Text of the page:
Sunday 10 September was World Suicide Prevention Day. It shouldn’t be that we need a day to raise awareness about such a sensitive topic, but like with mental health the stigma and negative opinions associated with suicide are taking time to dispel. It is only as a society, encouraging and educating people will we be able to move forward and prevent potential suicide victims reaching the stage where they feel death is the only solution.
Taking a minute to reach out to someone – a complete stranger or close family member or friend – can change the course of their life
This year’s WSPD theme was ‘take a minute, change a life’. Every year, more than 800,000 people die by suicide and up to 25 times as many make a suicide attempt. How many of these could be avoided if we were to just take a minute and have a conversation with each other. We can blame technology and social media for many things;
- social media is damaging to people’s mental health
- mobile phones and social are ruining the way we communicate
- we are becoming less sociable
But we can’t keep ignoring the elephant in the room, it’s time to turn these negatives and use social media and technology to our advantage. Campaigns like Time to Change’s ‘Be in your corner’ mental health campaign, if your friend’s acting differently, step in. It isn’t always easy to make that first step, there is always the worry that you may say or do something wrong but more often than not all the person going through a rough patch wants is someone to listen. You don’t always have to have the answers or know the solution but showing that non judgemental support can make all the difference. If you think someone you know is struggling then go ahead and start your conversation.
Mental health problems can affect anyone at anytime, regardless of age, gender ethnic background. It is so important that as a society we all come together to raise awareness and educate people. Being Asian and of a Muslim background it was and in some cases difficult for people from the Asian community to acknowledge the existence of mental illness. In many religions suicide is a sin which as further confusion and stress to those who are already going through a difficult period. It’s not about vilifying religion and those who have a strong faith but more about educating people and having religion and treatments complimenting each other. Having a faith has helped those with a mental health illness, giving them inner strength and peace.
With the new semester starting there is more focus on the mental health and wellbeing of university students who for many it is the first time away from home, pressures of study, exams and student loans can be a stressful time. A study carried out by IPPR showed that the number of students reporting and seeking help for a mental health concern had risen to 15,395 in a decade and 134 students killed themselves in 2015 (source The Guardian)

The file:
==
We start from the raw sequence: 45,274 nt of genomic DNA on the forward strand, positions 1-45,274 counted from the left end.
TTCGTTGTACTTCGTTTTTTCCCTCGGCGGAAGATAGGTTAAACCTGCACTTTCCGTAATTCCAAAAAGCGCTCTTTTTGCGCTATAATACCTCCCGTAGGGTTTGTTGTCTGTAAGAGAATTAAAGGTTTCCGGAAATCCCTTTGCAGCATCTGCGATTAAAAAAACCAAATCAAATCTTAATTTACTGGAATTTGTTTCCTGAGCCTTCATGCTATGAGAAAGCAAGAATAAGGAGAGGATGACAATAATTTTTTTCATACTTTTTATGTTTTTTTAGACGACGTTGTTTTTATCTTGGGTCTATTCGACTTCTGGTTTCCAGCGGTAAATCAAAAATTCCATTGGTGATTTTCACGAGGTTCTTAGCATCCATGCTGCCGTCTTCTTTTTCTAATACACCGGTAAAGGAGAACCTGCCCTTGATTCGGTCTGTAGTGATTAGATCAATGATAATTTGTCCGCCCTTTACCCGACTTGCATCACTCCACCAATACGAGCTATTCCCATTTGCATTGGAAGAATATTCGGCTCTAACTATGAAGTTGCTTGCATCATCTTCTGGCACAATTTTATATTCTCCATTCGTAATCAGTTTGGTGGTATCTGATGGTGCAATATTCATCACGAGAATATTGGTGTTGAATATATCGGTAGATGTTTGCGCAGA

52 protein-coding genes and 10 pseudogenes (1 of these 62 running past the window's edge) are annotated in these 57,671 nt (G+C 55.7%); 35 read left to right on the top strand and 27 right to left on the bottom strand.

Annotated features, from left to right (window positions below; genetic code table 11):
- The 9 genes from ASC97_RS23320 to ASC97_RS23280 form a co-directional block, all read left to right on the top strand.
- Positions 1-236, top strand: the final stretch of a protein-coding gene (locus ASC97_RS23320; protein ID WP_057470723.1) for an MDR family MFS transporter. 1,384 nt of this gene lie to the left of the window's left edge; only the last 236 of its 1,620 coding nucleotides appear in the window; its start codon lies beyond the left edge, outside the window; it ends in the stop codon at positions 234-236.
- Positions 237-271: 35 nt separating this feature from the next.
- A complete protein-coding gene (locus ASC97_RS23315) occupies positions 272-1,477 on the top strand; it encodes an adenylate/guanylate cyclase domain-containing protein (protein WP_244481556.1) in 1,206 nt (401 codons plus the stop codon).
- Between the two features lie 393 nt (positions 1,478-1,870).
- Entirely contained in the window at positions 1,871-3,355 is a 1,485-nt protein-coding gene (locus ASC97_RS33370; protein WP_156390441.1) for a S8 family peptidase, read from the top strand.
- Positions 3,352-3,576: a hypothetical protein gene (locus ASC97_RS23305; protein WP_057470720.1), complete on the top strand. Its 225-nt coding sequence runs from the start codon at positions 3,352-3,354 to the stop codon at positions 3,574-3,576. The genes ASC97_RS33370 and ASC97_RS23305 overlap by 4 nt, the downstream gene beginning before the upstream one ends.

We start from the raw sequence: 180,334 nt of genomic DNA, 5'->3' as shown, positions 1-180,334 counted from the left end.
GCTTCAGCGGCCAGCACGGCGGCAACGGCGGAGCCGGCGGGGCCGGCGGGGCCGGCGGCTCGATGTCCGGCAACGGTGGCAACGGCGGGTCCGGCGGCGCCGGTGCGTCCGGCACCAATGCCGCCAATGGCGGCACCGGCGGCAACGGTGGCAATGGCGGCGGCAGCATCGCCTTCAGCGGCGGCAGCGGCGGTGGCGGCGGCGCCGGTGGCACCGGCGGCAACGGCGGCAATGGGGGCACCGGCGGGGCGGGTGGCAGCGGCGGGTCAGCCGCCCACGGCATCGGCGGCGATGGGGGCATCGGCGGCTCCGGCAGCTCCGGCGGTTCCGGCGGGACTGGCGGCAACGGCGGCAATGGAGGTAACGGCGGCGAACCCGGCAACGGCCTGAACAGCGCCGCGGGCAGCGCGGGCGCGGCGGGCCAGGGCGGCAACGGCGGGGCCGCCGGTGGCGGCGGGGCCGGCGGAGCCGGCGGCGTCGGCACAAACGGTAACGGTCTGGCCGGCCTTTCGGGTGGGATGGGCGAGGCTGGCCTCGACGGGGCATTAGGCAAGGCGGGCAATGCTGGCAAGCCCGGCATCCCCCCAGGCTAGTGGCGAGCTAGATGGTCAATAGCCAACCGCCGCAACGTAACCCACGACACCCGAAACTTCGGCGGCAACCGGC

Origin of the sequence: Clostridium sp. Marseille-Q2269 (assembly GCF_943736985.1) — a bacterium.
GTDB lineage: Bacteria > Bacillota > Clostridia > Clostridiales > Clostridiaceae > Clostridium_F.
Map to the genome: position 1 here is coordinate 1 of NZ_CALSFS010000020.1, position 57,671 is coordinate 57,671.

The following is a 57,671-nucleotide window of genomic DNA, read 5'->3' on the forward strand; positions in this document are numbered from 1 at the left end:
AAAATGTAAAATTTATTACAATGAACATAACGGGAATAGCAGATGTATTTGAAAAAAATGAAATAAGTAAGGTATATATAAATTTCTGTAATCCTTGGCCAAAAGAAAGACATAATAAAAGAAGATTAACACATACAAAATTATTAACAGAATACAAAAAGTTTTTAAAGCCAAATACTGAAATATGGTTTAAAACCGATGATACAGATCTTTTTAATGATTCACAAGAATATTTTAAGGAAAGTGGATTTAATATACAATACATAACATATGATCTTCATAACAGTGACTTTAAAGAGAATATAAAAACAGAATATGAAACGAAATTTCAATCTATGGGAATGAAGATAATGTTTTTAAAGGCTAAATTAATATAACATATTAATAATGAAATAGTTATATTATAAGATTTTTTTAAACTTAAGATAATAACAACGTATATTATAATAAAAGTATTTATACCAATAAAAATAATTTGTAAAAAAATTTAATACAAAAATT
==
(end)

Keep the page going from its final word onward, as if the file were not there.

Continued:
Experts put the rise down to growing pressure on students who leave university with huge debt, as well as increased awareness – meaning more people are reporting problems
Men’s mental health
Suicide is the leading cause of death in men below the age of 50, men were more likely to take their own life than die from road deaths, coronary heart disease, accidental poisoning or diseases of the liver.
There has been a lot of work being done to encourage men to talk about their physical and mental health. There are a lot of stereotypes I that negatively impact society and how people function. Pigeon holing them only leads to people feeling trapped thinking they will be ostracised, ridiculed and not taken seriously, an attitude Movember is trying to change. Admitting there is something wrong and talking about it is not a sign of weakness, it doesn’t make you less of a man. if anything it takes a lot of strength to open up.
Post natal depression
Spoken about students and men’s health we can’t ignore women, in particular post natal depression. It is important to understand that this is not an illness that women will recover from in a few weeks, it can take years and can be a long road.
Some people, myself included have confused the baby blues with post natal depression. Though the two have similar symptoms the recovery is different.
Up to 80 per cent of women report “the blues”, usually within the first week after birth. It often coincides with an increase in breast milk supply. Women may feel teary, sad, anxious or struggle to concentrate.
“The blues” are usually self-limiting and no treatment other than reassurance and support is required.
Postnatal depression (PND) affects approximately 15 per cent of women in the months following the birth of a baby, so is a lot more common than some might imagine. It is more severe and prolonged than “the blues”, and can substantially affect the relationship between the mother and baby during this critical period. Women who suffer from PND frequently report feeling sad, tearful, anxious or guilty, often without an obvious “trigger” that they can identify.
Days like world suicide prevention day is a time to raise awareness and educate people that we can all fall down, some of us will need a little bit of extra help to get back up again. You could be that person that makes a difference in someone’s life.